14. I shop at shoppers drug store a lot. the prices are good and there sale prices are even better. on seniors day, seniors get 20percent off regular priced items and often they have deals like, if you buy 50 dollars worth you get a 10 dollar coupon for discount on your next shopping. they also have a great rewards program. last seniors day I got 20percent off my regular priced items and spent 100 dollars for wish I received two 10 dollar coupons. went shopping on Monday with my 20 dollar coupons – lovedit. their coupon deals are for everyone, but the 20percentoff regular items is for seniors only. also, their points rewards program is far better than superstore. would highly recommend it if you want to save a few dollars.

    • Katharina, Shopper’s Drug Mart is now owned by Superstore. But they do have good pricing there and mostly since the takeover. I shop there for their sales as well. Good for you!

      Rumour has it we will be hearing more about the marriage between the two come January. One thing I think may be the use of our PC Cards at Shopper’s which would be good.

  15. Are you sure shoppers is owned by superstore. I thought they were owned by a tobacco company.

  16. There is another side to it… Margins are shrinking and companies have to make money to manage their largest business expense: employees, many of front line retail workers who may otherwise lose jobs.

    • Nothing personal Jen, but *kaff*kaff* bullshit *kaff *kaff*.
      Whose margins are shrinking???

      Here’s a blub from Loblaws:
      In the quarter ended June 14, 2014, Loblaw’s sales rose 37.1%, to $10.3 billion from $7.52 billion a year earlier. Without Shoppers’ contribution, sales rose 2.4%. Before one-time items, earnings gained 17.2%, to $0.75 a share from $0.64.

      The addition of Shoppers Drug Mart should increase Loblaw’s earnings to $2.82 a share in 2014, and the stock trades at 18.8 times that estimate. Its 2015 earnings should reach $3.41 a share, and the stock trades at a more reasonable 15.6 times that forecast.
      Cost savings from the merger will also give Loblaw further room to raise its dividend.

      So, the way I read this is, these companies are still making “gross” profits, yet they keep NOT passing savings along to the consumer, in fact they keep raising prices and doubling their profits.
      They are also removing full-time jobs for part-time (no benefits, et al).
      Where is the consumer protection??

      • Pity I didn’t see your response to Jen earlier. Sadly we live in an ‘ultra-capitalistic’ society now where companies now have shareholders to take care of and unless they do everything they can to keep their shareholders pockets lined with cash then they aren’t doing their jobs.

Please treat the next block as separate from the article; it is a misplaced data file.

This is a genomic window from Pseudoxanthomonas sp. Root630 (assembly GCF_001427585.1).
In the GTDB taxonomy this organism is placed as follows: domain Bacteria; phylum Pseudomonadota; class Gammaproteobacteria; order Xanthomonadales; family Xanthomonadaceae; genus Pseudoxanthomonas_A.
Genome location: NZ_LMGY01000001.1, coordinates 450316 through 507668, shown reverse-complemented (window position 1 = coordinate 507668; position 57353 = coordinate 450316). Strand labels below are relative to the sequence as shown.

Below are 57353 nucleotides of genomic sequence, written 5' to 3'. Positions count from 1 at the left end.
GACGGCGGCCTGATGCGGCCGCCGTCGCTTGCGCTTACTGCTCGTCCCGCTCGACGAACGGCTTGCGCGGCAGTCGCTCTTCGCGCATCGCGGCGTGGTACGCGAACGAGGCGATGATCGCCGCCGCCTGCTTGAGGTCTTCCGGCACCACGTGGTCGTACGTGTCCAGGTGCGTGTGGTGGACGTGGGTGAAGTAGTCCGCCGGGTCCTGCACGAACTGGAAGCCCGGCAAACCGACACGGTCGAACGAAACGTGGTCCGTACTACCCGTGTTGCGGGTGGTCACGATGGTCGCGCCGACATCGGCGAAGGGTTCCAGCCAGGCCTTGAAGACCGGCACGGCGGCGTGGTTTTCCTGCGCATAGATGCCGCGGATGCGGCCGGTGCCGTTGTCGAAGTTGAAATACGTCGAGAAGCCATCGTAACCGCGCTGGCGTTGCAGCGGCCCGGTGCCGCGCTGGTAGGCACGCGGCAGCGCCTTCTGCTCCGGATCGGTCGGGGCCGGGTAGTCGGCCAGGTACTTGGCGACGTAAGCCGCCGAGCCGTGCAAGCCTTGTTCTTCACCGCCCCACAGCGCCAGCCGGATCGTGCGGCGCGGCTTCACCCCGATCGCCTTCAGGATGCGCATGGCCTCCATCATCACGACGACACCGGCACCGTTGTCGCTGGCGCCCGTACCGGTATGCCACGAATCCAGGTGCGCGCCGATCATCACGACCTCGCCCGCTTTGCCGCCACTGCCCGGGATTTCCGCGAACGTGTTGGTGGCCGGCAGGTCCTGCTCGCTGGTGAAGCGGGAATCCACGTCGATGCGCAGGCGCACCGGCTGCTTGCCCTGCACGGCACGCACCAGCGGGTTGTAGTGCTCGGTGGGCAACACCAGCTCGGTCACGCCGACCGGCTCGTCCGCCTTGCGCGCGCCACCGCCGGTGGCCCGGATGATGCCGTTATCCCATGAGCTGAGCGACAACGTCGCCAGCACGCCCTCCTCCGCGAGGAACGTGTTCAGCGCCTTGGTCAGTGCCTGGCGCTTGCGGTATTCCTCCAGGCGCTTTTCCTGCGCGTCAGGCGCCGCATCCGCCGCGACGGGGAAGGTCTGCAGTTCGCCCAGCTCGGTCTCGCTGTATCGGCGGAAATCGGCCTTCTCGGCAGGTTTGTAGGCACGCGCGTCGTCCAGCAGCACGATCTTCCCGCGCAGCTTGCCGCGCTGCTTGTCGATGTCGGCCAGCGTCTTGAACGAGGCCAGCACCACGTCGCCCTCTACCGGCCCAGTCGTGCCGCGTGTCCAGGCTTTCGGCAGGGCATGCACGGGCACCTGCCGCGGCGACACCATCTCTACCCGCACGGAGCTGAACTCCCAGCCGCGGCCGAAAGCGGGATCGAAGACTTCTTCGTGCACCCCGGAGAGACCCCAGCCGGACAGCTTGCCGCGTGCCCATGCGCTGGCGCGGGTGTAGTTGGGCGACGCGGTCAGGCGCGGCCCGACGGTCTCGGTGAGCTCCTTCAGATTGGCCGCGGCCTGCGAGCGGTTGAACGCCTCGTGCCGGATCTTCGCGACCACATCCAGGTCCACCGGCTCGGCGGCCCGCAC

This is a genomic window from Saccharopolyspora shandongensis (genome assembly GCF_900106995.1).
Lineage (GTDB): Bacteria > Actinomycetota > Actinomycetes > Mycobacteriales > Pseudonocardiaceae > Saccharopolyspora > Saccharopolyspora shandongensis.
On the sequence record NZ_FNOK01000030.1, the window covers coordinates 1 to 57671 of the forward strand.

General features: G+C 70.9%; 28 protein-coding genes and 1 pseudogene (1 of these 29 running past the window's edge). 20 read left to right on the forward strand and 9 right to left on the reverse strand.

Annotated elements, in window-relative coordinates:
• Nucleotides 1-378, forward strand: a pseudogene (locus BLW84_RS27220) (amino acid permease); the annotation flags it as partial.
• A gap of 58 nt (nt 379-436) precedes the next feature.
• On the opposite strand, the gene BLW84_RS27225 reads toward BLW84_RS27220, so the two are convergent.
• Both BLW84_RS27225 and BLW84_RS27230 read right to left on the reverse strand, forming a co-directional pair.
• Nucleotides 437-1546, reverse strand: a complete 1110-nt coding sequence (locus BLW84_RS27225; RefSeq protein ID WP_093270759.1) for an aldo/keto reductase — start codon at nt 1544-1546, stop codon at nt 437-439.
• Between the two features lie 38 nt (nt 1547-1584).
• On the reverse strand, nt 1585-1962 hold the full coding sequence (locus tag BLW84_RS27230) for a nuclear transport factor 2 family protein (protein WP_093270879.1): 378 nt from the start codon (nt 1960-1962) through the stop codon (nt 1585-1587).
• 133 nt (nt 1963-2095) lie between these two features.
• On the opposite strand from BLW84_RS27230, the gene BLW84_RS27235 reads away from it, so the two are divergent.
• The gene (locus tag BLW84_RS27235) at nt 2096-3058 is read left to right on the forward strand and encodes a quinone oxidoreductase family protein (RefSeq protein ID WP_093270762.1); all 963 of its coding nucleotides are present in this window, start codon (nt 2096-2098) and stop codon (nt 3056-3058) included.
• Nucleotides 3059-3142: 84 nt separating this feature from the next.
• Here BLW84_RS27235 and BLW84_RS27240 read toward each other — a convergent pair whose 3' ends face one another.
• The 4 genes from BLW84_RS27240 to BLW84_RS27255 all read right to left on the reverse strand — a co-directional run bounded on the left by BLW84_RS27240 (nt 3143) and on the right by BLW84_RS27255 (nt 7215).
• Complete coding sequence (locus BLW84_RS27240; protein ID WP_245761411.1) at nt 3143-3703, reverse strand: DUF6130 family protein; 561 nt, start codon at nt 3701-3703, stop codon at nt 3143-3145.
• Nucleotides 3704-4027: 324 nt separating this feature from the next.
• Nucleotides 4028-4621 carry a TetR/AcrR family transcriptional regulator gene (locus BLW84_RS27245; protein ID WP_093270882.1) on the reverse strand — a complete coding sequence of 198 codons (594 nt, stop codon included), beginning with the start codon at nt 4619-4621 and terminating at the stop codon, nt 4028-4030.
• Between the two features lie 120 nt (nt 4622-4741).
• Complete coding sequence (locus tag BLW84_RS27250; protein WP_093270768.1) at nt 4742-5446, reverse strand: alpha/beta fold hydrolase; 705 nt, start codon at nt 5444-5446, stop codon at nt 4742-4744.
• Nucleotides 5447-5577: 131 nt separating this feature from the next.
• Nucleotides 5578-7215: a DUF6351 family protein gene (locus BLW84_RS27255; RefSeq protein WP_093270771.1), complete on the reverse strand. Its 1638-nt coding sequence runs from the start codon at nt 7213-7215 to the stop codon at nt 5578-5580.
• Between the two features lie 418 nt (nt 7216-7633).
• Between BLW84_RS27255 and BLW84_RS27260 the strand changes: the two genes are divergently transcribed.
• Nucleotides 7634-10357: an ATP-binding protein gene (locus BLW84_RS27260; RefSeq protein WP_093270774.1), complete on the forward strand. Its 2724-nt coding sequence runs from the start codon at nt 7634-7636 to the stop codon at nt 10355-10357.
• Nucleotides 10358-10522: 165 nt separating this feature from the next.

The major grocery companies in Canada are posting massive profits year after year and you nailed it, they aren’t passing the savings onto the consumer and there sadly is no such thing as a full-time job anymore.

        Now the consumers are getting doubly screwed as prices are going up or perhaps staying the same, but not the manufacturers are cutting down sizes so we are getting less and paying more.

        As someone on a fixed income, who also has a malabsorption problem (essentially short-bowel syndrome) and requiring a significant amount of protein daily this makes being able to eat properly is so costly and sadly I’m dealing with many health concerns due to not being able to afford to do so.

        I’d like to see some of these CEO’s or execs (politicians too) living off of what the poverty stricken folks have to live off of. Let them see first hand how bad it is.

  17. Buying in bulk is a great idea.
    My parents used to do it back in the 70’s.
    Pool your money with several neighbours and buy a wheel of cheese and spend a Saturday cutting it up into equal amounts.
    Same went for meat. 4-6 families would pool together to buy a portion or whole cow or a pig and divvy up the butchered meat. ( the farmer would deliver the animal to a butcher and the families would pay the butcher, all cash, all cheaper than paying several middelmen and handlers to do it. Cash is king).
    They saved a lot of money and just went to the grocer for milk, eggs and fresh greens).
    Nothing like a freezer full of meat, cheese, frozen blueberries, strawberries, etc. to give you a sense of accomplishment.